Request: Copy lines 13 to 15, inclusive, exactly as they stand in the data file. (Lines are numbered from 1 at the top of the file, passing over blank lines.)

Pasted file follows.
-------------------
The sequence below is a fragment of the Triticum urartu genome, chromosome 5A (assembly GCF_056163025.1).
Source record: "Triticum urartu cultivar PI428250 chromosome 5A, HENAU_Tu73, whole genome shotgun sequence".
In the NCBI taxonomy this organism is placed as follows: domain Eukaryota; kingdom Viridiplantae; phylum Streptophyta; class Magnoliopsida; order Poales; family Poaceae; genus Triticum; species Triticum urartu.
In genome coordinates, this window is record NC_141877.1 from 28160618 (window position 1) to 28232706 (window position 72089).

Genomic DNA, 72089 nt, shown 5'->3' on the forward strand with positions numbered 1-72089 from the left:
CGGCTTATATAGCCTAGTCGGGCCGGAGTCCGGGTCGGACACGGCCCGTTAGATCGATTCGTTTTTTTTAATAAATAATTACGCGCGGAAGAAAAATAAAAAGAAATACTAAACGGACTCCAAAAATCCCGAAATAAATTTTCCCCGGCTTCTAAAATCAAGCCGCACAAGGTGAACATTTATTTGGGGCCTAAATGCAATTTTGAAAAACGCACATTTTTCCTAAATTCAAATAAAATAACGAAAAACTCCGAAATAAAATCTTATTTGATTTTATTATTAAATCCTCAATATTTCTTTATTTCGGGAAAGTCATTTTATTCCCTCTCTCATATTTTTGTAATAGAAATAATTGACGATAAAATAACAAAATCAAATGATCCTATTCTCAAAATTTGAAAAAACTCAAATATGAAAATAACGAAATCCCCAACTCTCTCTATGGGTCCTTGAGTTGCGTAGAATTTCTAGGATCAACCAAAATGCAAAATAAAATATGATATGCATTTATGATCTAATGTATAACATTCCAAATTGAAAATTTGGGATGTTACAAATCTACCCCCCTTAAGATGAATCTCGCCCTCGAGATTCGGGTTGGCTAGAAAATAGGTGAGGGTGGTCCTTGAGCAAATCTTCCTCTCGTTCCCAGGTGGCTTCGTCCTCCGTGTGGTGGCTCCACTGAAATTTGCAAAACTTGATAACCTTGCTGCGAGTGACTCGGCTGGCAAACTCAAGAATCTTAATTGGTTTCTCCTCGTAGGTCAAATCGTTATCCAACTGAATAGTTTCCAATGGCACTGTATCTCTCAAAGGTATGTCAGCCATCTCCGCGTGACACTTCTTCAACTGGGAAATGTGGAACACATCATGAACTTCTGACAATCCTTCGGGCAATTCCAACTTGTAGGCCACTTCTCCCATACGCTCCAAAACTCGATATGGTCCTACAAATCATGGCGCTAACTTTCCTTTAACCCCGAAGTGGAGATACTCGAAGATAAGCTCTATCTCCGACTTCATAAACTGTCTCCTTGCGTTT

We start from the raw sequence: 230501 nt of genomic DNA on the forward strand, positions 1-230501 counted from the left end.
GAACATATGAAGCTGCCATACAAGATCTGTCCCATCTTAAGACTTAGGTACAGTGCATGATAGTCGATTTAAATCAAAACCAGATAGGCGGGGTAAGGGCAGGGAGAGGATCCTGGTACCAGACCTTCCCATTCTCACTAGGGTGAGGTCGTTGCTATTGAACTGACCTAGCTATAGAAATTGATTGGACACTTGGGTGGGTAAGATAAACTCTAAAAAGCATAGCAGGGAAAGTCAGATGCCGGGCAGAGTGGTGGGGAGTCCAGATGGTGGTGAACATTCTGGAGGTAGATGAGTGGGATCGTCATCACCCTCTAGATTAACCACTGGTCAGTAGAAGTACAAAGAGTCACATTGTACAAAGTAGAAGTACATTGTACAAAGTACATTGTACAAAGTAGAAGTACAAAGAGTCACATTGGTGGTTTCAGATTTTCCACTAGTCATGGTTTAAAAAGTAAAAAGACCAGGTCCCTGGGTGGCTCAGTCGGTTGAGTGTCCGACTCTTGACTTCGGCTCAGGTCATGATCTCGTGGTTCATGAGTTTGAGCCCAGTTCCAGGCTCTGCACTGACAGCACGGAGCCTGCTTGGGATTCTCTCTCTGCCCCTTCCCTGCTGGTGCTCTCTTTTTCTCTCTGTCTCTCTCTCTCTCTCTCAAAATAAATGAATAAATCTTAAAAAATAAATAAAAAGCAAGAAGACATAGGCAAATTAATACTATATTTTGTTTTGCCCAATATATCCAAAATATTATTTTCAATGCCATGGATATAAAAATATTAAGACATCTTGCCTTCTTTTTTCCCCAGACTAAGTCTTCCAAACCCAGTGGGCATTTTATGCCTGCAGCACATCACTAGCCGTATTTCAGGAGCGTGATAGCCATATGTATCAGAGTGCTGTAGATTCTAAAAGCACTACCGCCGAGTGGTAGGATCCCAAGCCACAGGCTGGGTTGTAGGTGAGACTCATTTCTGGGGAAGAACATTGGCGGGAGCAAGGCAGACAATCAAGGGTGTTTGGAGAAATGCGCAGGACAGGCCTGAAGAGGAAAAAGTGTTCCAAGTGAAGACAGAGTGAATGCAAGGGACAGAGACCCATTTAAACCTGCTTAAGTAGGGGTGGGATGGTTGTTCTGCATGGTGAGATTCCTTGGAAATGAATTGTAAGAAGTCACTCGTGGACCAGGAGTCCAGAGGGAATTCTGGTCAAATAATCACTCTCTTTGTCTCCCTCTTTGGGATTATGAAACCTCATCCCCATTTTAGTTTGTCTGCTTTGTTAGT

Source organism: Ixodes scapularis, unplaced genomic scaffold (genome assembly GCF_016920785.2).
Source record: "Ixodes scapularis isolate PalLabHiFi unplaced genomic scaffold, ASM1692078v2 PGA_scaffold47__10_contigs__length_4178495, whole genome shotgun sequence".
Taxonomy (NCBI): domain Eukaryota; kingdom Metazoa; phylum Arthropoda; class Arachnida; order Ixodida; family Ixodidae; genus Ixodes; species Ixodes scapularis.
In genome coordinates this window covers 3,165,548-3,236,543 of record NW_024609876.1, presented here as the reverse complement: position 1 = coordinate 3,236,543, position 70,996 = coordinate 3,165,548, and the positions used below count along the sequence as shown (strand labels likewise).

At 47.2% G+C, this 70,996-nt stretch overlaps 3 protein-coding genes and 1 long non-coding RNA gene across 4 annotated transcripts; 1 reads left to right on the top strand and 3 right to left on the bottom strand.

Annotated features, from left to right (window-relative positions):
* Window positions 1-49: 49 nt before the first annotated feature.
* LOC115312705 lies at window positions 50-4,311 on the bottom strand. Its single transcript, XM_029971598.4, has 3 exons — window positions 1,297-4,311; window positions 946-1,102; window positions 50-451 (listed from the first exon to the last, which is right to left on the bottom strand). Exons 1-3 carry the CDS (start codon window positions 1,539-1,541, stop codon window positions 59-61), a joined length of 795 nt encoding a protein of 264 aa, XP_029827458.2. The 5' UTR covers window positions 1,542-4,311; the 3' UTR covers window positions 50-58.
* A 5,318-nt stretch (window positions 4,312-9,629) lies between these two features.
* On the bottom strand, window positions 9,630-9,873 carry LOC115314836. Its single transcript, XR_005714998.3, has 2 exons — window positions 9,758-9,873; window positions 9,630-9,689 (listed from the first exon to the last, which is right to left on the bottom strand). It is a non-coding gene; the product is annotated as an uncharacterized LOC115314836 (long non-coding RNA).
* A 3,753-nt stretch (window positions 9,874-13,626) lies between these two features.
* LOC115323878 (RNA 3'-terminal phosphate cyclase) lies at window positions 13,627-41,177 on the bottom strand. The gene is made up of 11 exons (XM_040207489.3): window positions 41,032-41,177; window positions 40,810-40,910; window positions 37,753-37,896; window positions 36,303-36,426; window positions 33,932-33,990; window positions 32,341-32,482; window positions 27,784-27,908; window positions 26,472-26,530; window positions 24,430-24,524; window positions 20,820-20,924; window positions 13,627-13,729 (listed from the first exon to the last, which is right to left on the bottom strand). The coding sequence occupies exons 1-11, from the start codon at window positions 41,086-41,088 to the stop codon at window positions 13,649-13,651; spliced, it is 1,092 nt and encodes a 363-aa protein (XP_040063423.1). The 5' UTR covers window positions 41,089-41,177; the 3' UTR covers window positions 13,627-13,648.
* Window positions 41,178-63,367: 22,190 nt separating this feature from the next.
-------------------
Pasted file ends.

At 47.2% G+C, this 70,996-nt stretch overlaps 3 protein-coding genes and 1 long non-coding RNA gene across 4 annotated transcripts; 1 reads left to right on the top strand and 3 right to left on the bottom strand.

Annotated features, from left to right (window-relative positions):
* Window positions 1-49: 49 nt before the first annotated feature.